2001 I had the opportunity to join the AKM Meteor group from Germany and others to view the Leonid in  B O A O,  South Korea. Planning took a LONG LONG time since my last Leonid 99 in Jordan . There were three potential sites to go this year : Australia, China and Korea. US was left out as the prediction models suggested a grandeur encounter will take place closer to Singapore i. e East Asia/Australia.  Australia could be a good choice but the thought of chasing for good sky on 4-wheeler is a little too much for me.  Finally the choice became easier as Daniel  invited me to join him in Korea.  Plan B will be joining D M S group in China.  Since then I had amassed nearly sixty kilos of instrumentation.  For this year Leonid expedition I had only one objective  -to view and record Leonid in the predicted 2 hours+ windows and that it is all about it.  I know weather could ruin all these  and ended up having  anxious days looking hopelessly at satellite maps depiction of  clouds drifting across Korea. For this short trip I  did not plan to get Lonely Planet guide - no touring of any kind was planned this time. I kept my finger crossed and prayed for good weather. [.... good weather indeed!]

Nov 17 2001 - Departure for Korea

TV-reporter crew came 2:20pm. I had my interview on camera,  video filming etc all done before 3:30pm.  By 7pm  I was on my way to Changi International Air port catching the 10:30 flight out to Seoul. The plane flew over China air space, passing  Shanghai in the middle of the night.

Arrived in Korea new Incheon International Airport, Seoul  slightly before 6:00 am. My aluminum casing caught the custom officials attention and after I convinced them the contents- cameras and stuff is my personal things he waved me on. After changing some Wons ( 1000 won = S$1.5) . I waited for others to arrive FOUR hours later. It was a boring wait. Lucas, Andreas/ George, Paul and finally Rainer.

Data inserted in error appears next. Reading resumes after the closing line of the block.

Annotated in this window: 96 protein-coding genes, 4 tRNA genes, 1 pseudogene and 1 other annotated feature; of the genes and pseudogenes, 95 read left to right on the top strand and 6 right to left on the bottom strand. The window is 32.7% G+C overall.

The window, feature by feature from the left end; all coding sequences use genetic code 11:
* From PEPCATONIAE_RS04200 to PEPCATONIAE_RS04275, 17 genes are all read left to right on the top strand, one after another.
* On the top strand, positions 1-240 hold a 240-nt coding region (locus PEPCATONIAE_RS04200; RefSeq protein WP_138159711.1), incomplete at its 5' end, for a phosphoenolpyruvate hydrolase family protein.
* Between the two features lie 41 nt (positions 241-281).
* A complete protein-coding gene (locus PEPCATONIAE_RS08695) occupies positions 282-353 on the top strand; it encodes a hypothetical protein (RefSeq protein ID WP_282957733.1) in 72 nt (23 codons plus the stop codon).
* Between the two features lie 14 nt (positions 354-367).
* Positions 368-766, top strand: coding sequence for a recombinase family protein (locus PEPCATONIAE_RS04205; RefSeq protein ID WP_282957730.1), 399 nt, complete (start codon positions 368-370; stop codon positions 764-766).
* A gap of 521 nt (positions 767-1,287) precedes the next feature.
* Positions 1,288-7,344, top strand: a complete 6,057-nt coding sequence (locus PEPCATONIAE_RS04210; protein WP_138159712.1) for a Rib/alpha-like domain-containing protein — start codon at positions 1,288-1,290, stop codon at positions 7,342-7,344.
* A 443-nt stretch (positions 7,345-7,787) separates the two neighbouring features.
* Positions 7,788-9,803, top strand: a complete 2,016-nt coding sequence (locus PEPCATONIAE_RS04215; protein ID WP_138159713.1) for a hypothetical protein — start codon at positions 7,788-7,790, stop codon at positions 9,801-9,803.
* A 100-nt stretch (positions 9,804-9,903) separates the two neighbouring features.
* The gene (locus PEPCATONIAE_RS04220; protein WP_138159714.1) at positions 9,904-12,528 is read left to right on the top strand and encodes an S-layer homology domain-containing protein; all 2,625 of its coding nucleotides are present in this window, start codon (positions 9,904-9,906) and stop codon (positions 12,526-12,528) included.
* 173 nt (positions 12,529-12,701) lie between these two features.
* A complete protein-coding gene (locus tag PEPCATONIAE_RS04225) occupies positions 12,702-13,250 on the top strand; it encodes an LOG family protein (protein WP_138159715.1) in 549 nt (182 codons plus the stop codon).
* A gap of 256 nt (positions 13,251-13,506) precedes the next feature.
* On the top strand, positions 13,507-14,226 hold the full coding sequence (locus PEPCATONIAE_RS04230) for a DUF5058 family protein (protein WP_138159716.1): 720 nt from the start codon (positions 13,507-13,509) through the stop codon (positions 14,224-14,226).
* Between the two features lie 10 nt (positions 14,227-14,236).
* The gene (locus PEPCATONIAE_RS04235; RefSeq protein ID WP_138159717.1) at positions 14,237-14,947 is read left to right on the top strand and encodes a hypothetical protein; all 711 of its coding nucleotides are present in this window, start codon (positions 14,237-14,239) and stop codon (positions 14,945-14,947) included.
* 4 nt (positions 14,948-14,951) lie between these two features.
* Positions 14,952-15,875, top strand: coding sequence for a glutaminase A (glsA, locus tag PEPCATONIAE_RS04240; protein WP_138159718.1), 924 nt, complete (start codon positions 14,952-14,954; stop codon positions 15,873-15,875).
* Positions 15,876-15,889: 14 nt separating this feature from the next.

A nephew of Mrs. Lee turned up and we took a bus to xx, have lunch and proceeded to another express bus to Yeongchung. By the time we reached there it was already pitch dark. Two awaiting taxis whisked us to the BOAO through the long and winding road. The taxis were stopped a few hundred meters from the 'top' and luckily others gave me a hand to pulled, lifted my excess luggage. BOAObservatory will be our home for the next few days.

That night we began observation after ten local time. While others scrambled to set up their instrumentations I chosen not to do anything but to get familiar with the compound. I met a group of local university students setting to do tripod photography. 

Nov 18 2001 earth ploughed through dust-trails of Comet Temple-Tuttle resulting a grandeur view of the Leonids Meteors downpour over USA sky at Nov 18 10UT ,and repeat some 7-8 hours later onto East Asia. Initial estimate of ZHR( Zenith Hourly Rate) of 1000 ( or 2000+?)US and 2700 in East Asia. Up to 20-40 meteors per minute or even fifities (short period) were reported. While '01 ZHR is lower than '99 of 4500 seen in Jordan, sky gazer were enjoying a relatively 'abundance' of bright Leonids, some came zipping pass the dark sky in 'pairs'. The other bonus from the East Asia's resultant twin dust trails were the sustained broad high ZHR  lasting at a stretch for more  than 2 hours ( compare to just 40 minutes in Jordan 99). In 2001 , the actual rate was LOWER than the predicted (5000 / 8000). This put storm level prediction back to state of the'art' than 'science'. But at least predicted the timing is close enough to not missed the show. Its a pity whatever modelling refinement won't get tested till 2099 - by then the researchers and definitely me won't be around that long to test it. I bet despite the full moon next year 2002 - many will still flocks to view it since that might be the last chance in their LIFE time to view any leonids storms. Or is this year Leonids the last in
our life span?

  Best Memory of the 2001 Asian Storm - "2001 ........ I remembered one intense colored fireball in the west, elevation 50 degrees, seconds later I still can discern the individual rainbow -colored segments lingered , slowly fading away. The color segment merged into a diluted pink ,  dilated and morphed into the typical  broad based triangle , finally changing into a color of pale greenish gray.  It was like someone had left the water color painting  in the rain......"